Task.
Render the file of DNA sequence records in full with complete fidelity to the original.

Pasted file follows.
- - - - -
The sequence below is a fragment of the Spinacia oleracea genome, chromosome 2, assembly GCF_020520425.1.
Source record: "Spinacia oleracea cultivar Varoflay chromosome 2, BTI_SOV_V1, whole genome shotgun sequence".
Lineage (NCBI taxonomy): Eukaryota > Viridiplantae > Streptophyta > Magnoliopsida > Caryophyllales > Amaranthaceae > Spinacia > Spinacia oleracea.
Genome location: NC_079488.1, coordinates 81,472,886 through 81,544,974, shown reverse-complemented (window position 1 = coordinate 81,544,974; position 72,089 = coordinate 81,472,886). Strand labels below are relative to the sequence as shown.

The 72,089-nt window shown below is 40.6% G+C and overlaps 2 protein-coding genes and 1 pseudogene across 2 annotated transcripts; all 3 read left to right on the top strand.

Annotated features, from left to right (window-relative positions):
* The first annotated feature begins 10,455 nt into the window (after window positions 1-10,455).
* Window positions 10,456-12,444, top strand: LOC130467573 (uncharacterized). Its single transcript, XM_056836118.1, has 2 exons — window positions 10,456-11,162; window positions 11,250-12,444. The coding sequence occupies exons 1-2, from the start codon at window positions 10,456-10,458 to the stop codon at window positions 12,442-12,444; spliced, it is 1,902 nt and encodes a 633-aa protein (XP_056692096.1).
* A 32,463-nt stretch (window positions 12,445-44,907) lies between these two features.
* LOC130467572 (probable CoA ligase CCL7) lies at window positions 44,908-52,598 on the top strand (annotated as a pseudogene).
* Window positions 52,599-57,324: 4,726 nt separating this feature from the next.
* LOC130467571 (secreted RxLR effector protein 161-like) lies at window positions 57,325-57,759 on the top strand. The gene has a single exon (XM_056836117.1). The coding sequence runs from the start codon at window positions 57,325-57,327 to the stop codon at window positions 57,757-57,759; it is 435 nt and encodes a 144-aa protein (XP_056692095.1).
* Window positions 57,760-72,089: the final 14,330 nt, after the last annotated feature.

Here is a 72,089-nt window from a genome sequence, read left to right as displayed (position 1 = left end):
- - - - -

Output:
The sequence below is a fragment of the Spinacia oleracea genome, chromosome 2, assembly GCF_020520425.1.
Source record: "Spinacia oleracea cultivar Varoflay chromosome 2, BTI_SOV_V1, whole genome shotgun sequence".
Lineage (NCBI taxonomy): Eukaryota > Viridiplantae > Streptophyta > Magnoliopsida > Caryophyllales > Amaranthaceae > Spinacia > Spinacia oleracea.
Genome location: NC_079488.1, coordinates 81,472,886 through 81,544,974, shown reverse-complemented (window position 1 = coordinate 81,544,974; position 72,089 = coordinate 81,472,886). Strand labels below are relative to the sequence as shown.

The 72,089-nt window shown below is 40.6% G+C and overlaps 2 protein-coding genes and 1 pseudogene across 2 annotated transcripts; all 3 read left to right on the top strand.

Annotated features, from left to right (window-relative positions):
* The first annotated feature begins 10,455 nt into the window (after window positions 1-10,455).
* Window positions 10,456-12,444, top strand: LOC130467573 (uncharacterized). Its single transcript, XM_056836118.1, has 2 exons — window positions 10,456-11,162; window positions 11,250-12,444. The coding sequence occupies exons 1-2, from the start codon at window positions 10,456-10,458 to the stop codon at window positions 12,442-12,444; spliced, it is 1,902 nt and encodes a 633-aa protein (XP_056692096.1).
* A 32,463-nt stretch (window positions 12,445-44,907) lies between these two features.
* LOC130467572 (probable CoA ligase CCL7) lies at window positions 44,908-52,598 on the top strand (annotated as a pseudogene).
* Window positions 52,599-57,324: 4,726 nt separating this feature from the next.
* LOC130467571 (secreted RxLR effector protein 161-like) lies at window positions 57,325-57,759 on the top strand. The gene has a single exon (XM_056836117.1). The coding sequence runs from the start codon at window positions 57,325-57,327 to the stop codon at window positions 57,757-57,759; it is 435 nt and encodes a 144-aa protein (XP_056692095.1).
* Window positions 57,760-72,089: the final 14,330 nt, after the last annotated feature.

Here is a 72,089-nt window from a genome sequence, read left to right as displayed (position 1 = left end):